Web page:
Background Using a large dataset, we evaluated prevalence and severity of alterations in liver enzymes in COVID-19 and association with patient-centred outcomes. Methods We included hospitalized patients with confirmed or suspected SARS-CoV-2 infection from the International Severe Acute Respiratory and emerging Infection Consortium (ISARIC) database. Key exposure was baseline liver enzymes (AST, ALT, bilirubin). Patients were assigned Liver Injury Classification score based on 3 components of enzymes at admission: Normal; Stage I) Liver injury: any component between 1-3x upper limit of normal (ULN); Stage II) Severe liver injury: any component ≥3x ULN. Outcomes were hospital mortality, utilization of selected resources, complications, and durations of hospital and ICU stay. Analyses used logistic regression with associations expressed as adjusted odds ratios (OR) with 95% confidence intervals (CI). Results Of 17,531 included patients, 46.2% (8099) and 8.2% (1430) of patients had stage 1 and 2 liver injury respectively. Compared to normal, stages 1 and 2 were associated with higher odds of mortality (OR 1.53 [1.37-1.71]; OR 2.50 [2.10-2.96]), ICU admission (OR 1.63 [1.48-1.79]; OR 1.90 [1.62-2.23]), and invasive mechanical ventilation (OR 1.43 [1.27-1.70]; OR 1.95 (1.55-2.45). Stages 1 and 2 were also associated with higher odds of developing sepsis (OR 1.38 [1.27-1.50]; OR 1.46 [1.25-1.70]), acute kidney injury (OR 1.13 [1.00-1.27]; OR 1.59 [1.32-1.91]), and acute respiratory distress syndrome (OR 1.38 [1.22-1.55]; OR 1.80 [1.49-2.17]). Conclusions Liver enzyme abnormalities are common among COVID-19 patients and associated with worse outcomes.

Vijayaraghavan, B., Bishnu, S., Baruch, J., Citarella, B., Kartsonaki, C., Meeyai, A., et al. (2023). Liver injury in hospitalized patients with COVID-19: An International observational cohort study. PLOS ONE, 18(9) [10.1371/journal.pone.0277859].

Liver injury in hospitalized patients with COVID-19: An International observational cohort study

Foti G.;
2023

Abstract

Background Using a large dataset, we evaluated prevalence and severity of alterations in liver enzymes in COVID-19 and association with patient-centred outcomes. Methods We included hospitalized patients with confirmed or suspected SARS-CoV-2 infection from the International Severe Acute Respiratory and emerging Infection Consortium (ISARIC) database. Key exposure was baseline liver enzymes (AST, ALT, bilirubin). Patients were assigned Liver Injury Classification score based on 3 components of enzymes at admission: Normal; Stage I) Liver injury: any component between 1-3x upper limit of normal (ULN); Stage II) Severe liver injury: any component ≥3x ULN. Outcomes were hospital mortality, utilization of selected resources, complications, and durations of hospital and ICU stay. Analyses used logistic regression with associations expressed as adjusted odds ratios (OR) with 95% confidence intervals (CI). Results Of 17,531 included patients, 46.2% (8099) and 8.2% (1430) of patients had stage 1 and 2 liver injury respectively. Compared to normal, stages 1 and 2 were associated with higher odds of mortality (OR 1.53 [1.37-1.71]; OR 2.50 [2.10-2.96]), ICU admission (OR 1.63 [1.48-1.79]; OR 1.90 [1.62-2.23]), and invasive mechanical ventilation (OR 1.43 [1.27-1.70]; OR 1.95 (1.55-2.45). Stages 1 and 2 were also associated with higher odds of developing sepsis (OR 1.38 [1.27-1.50]; OR 1.46 [1.25-1.70]), acute kidney injury (OR 1.13 [1.00-1.27]; OR 1.59 [1.32-1.91]), and acute respiratory distress syndrome (OR 1.38 [1.22-1.55]; OR 1.80 [1.49-2.17]). Conclusions Liver enzyme abnormalities are common among COVID-19 patients and associated with worse outcomes.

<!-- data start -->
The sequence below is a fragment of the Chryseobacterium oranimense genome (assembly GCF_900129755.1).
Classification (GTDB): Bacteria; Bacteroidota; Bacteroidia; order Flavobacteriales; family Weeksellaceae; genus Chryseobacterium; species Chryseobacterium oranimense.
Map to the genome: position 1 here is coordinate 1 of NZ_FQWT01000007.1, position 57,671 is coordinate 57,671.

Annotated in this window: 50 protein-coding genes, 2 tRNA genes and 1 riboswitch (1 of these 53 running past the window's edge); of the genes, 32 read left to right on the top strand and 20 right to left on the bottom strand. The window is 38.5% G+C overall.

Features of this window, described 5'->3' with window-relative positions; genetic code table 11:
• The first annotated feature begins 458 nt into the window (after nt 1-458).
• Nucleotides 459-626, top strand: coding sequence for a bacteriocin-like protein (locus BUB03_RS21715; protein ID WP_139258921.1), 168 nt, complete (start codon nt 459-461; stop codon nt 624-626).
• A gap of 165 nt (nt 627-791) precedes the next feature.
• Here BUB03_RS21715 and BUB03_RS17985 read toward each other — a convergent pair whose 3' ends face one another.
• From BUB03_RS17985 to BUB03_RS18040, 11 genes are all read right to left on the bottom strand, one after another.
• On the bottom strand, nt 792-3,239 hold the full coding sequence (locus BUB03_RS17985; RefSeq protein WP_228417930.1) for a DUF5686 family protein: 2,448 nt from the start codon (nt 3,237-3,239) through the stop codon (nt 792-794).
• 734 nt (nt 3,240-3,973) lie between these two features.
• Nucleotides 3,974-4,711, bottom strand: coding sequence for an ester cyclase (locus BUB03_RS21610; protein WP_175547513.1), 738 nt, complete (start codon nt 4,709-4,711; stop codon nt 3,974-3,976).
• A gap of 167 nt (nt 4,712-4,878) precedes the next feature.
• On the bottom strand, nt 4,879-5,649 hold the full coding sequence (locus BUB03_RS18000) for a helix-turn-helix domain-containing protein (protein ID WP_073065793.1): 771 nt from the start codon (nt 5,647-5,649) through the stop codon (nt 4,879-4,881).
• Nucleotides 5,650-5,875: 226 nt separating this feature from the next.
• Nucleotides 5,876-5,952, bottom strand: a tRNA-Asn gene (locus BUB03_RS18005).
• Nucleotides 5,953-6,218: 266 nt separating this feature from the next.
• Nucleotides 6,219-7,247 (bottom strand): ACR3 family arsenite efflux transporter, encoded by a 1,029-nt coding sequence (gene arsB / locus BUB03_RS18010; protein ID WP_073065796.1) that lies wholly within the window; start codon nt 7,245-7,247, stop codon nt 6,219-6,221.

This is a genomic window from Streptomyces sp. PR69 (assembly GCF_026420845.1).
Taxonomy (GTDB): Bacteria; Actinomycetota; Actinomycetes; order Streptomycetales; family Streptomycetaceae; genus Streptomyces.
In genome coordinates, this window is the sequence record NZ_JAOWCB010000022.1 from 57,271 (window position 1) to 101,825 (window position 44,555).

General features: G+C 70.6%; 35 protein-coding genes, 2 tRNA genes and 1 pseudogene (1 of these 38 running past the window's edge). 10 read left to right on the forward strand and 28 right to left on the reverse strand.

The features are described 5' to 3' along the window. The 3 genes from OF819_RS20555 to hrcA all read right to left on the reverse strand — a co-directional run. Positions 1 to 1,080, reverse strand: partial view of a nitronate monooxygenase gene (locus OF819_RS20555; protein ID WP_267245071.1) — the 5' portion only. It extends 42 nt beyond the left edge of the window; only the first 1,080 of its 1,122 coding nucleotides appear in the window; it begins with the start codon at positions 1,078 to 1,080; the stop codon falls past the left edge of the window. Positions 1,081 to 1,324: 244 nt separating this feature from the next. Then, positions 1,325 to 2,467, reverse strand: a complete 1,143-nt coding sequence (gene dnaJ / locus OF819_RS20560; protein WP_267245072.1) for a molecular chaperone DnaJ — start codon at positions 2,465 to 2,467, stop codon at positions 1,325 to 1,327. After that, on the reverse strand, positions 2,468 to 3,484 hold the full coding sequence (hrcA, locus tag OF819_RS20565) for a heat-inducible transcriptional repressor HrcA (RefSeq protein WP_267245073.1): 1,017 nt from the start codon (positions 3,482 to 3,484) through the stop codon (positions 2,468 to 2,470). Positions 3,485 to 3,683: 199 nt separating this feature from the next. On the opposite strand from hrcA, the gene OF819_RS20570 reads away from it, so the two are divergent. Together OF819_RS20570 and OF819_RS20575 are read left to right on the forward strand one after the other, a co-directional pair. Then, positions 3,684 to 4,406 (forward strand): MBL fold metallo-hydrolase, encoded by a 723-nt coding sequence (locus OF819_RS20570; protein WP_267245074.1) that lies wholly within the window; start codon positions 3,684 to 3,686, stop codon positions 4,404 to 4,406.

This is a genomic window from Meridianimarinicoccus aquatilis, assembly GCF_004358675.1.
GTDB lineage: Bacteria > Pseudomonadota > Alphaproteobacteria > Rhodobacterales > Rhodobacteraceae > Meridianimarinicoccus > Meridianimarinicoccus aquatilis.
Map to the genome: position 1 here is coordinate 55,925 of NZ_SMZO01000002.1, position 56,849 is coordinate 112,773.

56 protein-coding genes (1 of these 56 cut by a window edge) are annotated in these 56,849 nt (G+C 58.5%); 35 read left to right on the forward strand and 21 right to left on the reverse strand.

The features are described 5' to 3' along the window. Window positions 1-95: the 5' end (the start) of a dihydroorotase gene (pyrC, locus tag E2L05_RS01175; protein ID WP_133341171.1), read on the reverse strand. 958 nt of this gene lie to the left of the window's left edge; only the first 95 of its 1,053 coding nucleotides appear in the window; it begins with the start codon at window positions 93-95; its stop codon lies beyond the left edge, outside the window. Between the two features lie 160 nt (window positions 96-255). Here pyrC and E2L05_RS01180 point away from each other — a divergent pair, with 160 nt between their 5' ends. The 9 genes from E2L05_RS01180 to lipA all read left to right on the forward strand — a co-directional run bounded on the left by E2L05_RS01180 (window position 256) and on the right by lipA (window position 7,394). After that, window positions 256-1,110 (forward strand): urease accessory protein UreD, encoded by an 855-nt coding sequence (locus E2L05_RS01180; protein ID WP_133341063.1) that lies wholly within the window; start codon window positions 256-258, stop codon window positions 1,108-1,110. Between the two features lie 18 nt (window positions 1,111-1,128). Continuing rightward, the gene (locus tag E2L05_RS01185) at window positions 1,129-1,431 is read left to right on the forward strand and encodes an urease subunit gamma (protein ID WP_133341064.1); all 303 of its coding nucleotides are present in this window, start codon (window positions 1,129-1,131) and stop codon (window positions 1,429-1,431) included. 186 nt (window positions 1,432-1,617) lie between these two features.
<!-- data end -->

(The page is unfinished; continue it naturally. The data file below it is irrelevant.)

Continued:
Articolo in rivista - Articolo scientifico
Cohort Studies; COVID-19; Humans; Liver; Patients; SARS-CoV-2
English
13-set-2023
2023
18
9
e0277859
none
Vijayaraghavan, B., Bishnu, S., Baruch, J., Citarella, B., Kartsonaki, C., Meeyai, A., et al. (2023). Liver injury in hospitalized patients with COVID-19: An International observational cohort study. PLOS ONE, 18(9) [10.1371/journal.pone.0277859].
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Utilizza questo identificativo per citare o creare un link a questo documento: https://hdl.handle.net/10281/478999
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